Geographic location: Hwy 35, Stanhope Twp at Halls Lake
Most of Stanhope's first pioneers augmented the returns from their crops by construction work on the historic roads. Long before surveyors or road gangs penetrated the hinterland, Boshkung and the adjoining waters were the highways of both Indians and trappers. A folk tale persists which claims that a trapper named Hall, camping by the shores of what is now Hall's Lake, disagreed with a band of passing Indians and was murdered by them. White men, learning of his fate, bestowed his name upon the lake where he met his death. Source: In Quest of Yesterday by Nila Reynolds, pg. 301
Halls Lake is said to posses the "deepest waters in the County". In the days of the pine loggers, a drive moving a block of timber, threw out its entire warping line, about 1,000 feet, and never touched bottom. Source: In Quest of Yesterday by Nila Reynolds, pg. 313
John Hewitt recounts: "It is said that Hall's Lake came by its name due to the tragedy of a man named Hall. It seems this ma came from the Peterborough area to purchase furs from the Indians and when he travelled beyond the area where the Rice Lake Indians were he was massacred by members of another tribe in the vicinity of the lake, hence the name Hall's Lake. A great-nephew of this man who lives in the Minden area confirms the story. His grandfather, while living in Apsley, had often spoken of it." Source: Lakes of Haliburton Which Form "The Island", Haliburton County Echo, 1971
Read Dave Bulford's HALLS LAKE, It's History, Geography, Geology, Mythology and Generalogy and Deacon's Hill, The Legacy of a Halls Lake Pioneer Settler, Stanhope Township, Haliburton County, 2001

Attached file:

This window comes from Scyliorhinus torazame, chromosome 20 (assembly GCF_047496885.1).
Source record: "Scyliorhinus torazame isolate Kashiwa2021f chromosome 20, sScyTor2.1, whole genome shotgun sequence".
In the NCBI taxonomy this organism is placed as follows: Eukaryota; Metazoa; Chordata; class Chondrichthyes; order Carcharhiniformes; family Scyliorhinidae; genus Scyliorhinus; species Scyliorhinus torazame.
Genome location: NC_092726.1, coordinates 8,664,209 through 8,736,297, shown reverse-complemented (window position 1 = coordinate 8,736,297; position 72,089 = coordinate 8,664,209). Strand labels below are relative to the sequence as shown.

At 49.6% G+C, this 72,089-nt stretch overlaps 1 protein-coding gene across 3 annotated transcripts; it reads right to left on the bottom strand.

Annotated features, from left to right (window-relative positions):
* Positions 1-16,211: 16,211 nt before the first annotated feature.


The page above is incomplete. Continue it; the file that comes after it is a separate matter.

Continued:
Read THE OLIVER FARM, a brief history 1871-2002.
Hall’s Lake Article Toronto Telegram 1959
Hall’s Lake Bursts Into A…by Gordon Donaldson, Telegram Staff Reporter
Hall’s Lake – When the flaming fingers of the soft maple trigger Haliburton county’s annual bonfire of color, Bill Cooper prepares to settle in to his winter task of chopping firewood. He doesn’t need firewood. His trim white home is heated by oil. His 100-ft. wood pile, like most of the big crop of vegetables he tends all summer, is there to be given away. For Bill is 75 and says he doesn’t figure on living to be a thousand. “I don’t need to go collecting things for myself any more,” he says. “And I like to work. So if she’ll do good to somebody, they gets her whether it’s wood or vegetables.” He gave away $100 work of strawberries this year before he brought any home for himself.
Bill Cooper was born at Hall’s Lake not long after the first settler, Trapper Hall, was murdered, apparently by Indians. He grew up with the place and with the copse of now-tall pines he planted 35 years ago. And his story is that of the lakeside community which now has a winter population of 50 and 10 times as many cottagers in the summer. He began as a farmer scratching a living out of the rocky hills. He cleared and grew hay on Aunt Sarah’s Lookout, the vantage point now maintained as a park by the Department of Highways. “Aunt Sarah” Cooper was his mother. Later he opened a store. “I can write my name and that’s all,” he says, “so I kept the books in my head. I can remember today the names of the customers that didn’t pay ‘cause in those days I didn’t have enough to give away.”
As farming died out and the lake became a resort area, Mr. Cooper and his wife opened a lodge and a dance hall. He played the fiddle and Mrs. Cooper the piano.Hall’s Lake still has a dance hall, but it now uses rock ‘n roll records.
As a flourishing resort area with good trout fishing, Hall’s Lake keeps a keen eye on the water level. This summer the lake was down about four feet and the levels of adjoining Big and Little Hawk Lakes were 15 feet below normal. Two stores were badly hit because boats couldn’t get through them. Resort owner Doug Adamson complains that the Trent Canal system is taking too much water from the lakes. “This boating craze is using up far too much water there,” he says. “I hear they’re even locking canoes through.”
Ice fishing reopened last winter for the first time in many years and storekeeper John Down whose store remains open all year, hopes this will boost winter business.
Like other communities along Scenic Highway 35, Hall’s Lake enjoys its greatest glory in the fall. Residents claim its colors are more violently beautiful than the rival area of …[end of copy]
Read Recollections From Summers at Halls Lake, written by Bob Mills, 2019. The photo below was taken in the 1940’s just south of Braeloch Road on Highway 35 when it was still gravel.